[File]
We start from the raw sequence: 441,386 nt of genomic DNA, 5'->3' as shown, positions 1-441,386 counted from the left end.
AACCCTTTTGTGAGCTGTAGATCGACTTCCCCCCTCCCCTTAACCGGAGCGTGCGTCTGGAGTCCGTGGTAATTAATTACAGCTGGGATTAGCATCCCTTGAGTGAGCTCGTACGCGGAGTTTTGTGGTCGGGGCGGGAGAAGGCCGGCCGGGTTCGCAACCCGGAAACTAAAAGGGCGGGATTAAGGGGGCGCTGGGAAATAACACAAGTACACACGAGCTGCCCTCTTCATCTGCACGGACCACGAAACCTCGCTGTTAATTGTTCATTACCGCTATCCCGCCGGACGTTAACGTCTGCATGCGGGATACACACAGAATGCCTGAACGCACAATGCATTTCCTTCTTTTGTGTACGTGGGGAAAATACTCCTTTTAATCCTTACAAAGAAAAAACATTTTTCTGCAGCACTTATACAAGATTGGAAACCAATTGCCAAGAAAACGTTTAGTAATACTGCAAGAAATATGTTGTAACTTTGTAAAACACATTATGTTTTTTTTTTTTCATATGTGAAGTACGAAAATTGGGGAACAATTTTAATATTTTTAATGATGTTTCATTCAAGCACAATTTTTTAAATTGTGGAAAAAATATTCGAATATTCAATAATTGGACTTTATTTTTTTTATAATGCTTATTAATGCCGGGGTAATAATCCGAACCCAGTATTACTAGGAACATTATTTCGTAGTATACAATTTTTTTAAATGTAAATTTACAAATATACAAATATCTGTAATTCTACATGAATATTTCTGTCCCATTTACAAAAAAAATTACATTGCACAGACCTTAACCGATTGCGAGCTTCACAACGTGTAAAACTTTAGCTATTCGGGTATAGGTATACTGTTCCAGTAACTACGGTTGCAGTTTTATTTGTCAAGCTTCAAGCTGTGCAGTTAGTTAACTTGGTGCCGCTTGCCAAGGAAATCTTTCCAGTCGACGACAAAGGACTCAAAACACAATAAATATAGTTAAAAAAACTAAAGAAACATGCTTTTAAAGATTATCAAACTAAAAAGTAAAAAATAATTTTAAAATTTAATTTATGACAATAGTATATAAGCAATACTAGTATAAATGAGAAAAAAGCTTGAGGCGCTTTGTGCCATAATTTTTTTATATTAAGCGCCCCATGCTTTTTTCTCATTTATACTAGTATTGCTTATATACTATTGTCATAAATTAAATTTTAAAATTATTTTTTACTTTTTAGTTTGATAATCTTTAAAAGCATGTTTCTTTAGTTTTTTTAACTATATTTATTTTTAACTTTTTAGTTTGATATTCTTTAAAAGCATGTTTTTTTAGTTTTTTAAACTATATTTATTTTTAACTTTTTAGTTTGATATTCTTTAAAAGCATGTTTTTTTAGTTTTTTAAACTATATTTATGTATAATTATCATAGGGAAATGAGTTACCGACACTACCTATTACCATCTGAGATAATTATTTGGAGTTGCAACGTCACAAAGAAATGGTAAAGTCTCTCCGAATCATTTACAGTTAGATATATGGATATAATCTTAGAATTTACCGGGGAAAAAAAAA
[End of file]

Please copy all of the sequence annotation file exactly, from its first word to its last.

We start from the raw sequence: 441,386 nt of genomic DNA, 5'->3' as shown, positions 1-441,386 counted from the left end.
AACCCTTTTGTGAGCTGTAGATCGACTTCCCCCCTCCCCTTAACCGGAGCGTGCGTCTGGAGTCCGTGGTAATTAATTACAGCTGGGATTAGCATCCCTTGAGTGAGCTCGTACGCGGAGTTTTGTGGTCGGGGCGGGAGAAGGCCGGCCGGGTTCGCAACCCGGAAACTAAAAGGGCGGGATTAAGGGGGCGCTGGGAAATAACACAAGTACACACGAGCTGCCCTCTTCATCTGCACGGACCACGAAACCTCGCTGTTAATTGTTCATTACCGCTATCCCGCCGGACGTTAACGTCTGCATGCGGGATACACACAGAATGCCTGAACGCACAATGCATTTCCTTCTTTTGTGTACGTGGGGAAAATACTCCTTTTAATCCTTACAAAGAAAAAACATTTTTCTGCAGCACTTATACAAGATTGGAAACCAATTGCCAAGAAAACGTTTAGTAATACTGCAAGAAATATGTTGTAACTTTGTAAAACACATTATGTTTTTTTTTTTTCATATGTGAAGTACGAAAATTGGGGAACAATTTTAATATTTTTAATGATGTTTCATTCAAGCACAATTTTTTAAATTGTGGAAAAAATATTCGAATATTCAATAATTGGACTTTATTTTTTTTATAATGCTTATTAATGCCGGGGTAATAATCCGAACCCAGTATTACTAGGAACATTATTTCGTAGTATACAATTTTTTTAAATGTAAATTTACAAATATACAAATATCTGTAATTCTACATGAATATTTCTGTCCCATTTACAAAAAAAATTACATTGCACAGACCTTAACCGATTGCGAGCTTCACAACGTGTAAAACTTTAGCTATTCGGGTATAGGTATACTGTTCCAGTAACTACGGTTGCAGTTTTATTTGTCAAGCTTCAAGCTGTGCAGTTAGTTAACTTGGTGCCGCTTGCCAAGGAAATCTTTCCAGTCGACGACAAAGGACTCAAAACACAATAAATATAGTTAAAAAAACTAAAGAAACATGCTTTTAAAGATTATCAAACTAAAAAGTAAAAAATAATTTTAAAATTTAATTTATGACAATAGTATATAAGCAATACTAGTATAAATGAGAAAAAAGCTTGAGGCGCTTTGTGCCATAATTTTTTTATATTAAGCGCCCCATGCTTTTTTCTCATTTATACTAGTATTGCTTATATACTATTGTCATAAATTAAATTTTAAAATTATTTTTTACTTTTTAGTTTGATAATCTTTAAAAGCATGTTTCTTTAGTTTTTTTAACTATATTTATTTTTAACTTTTTAGTTTGATATTCTTTAAAAGCATGTTTTTTTAGTTTTTTAAACTATATTTATTTTTAACTTTTTAGTTTGATATTCTTTAAAAGCATGTTTTTTTAGTTTTTTAAACTATATTTATGTATAATTATCATAGGGAAATGAGTTACCGACACTACCTATTACCATCTGAGATAATTATTTGGAGTTGCAACGTCACAAAGAAATGGTAAAGTCTCTCCGAATCATTTACAGTTAGATATATGGATATAATCTTAGAATTTACCGGGGAAAAAAAAA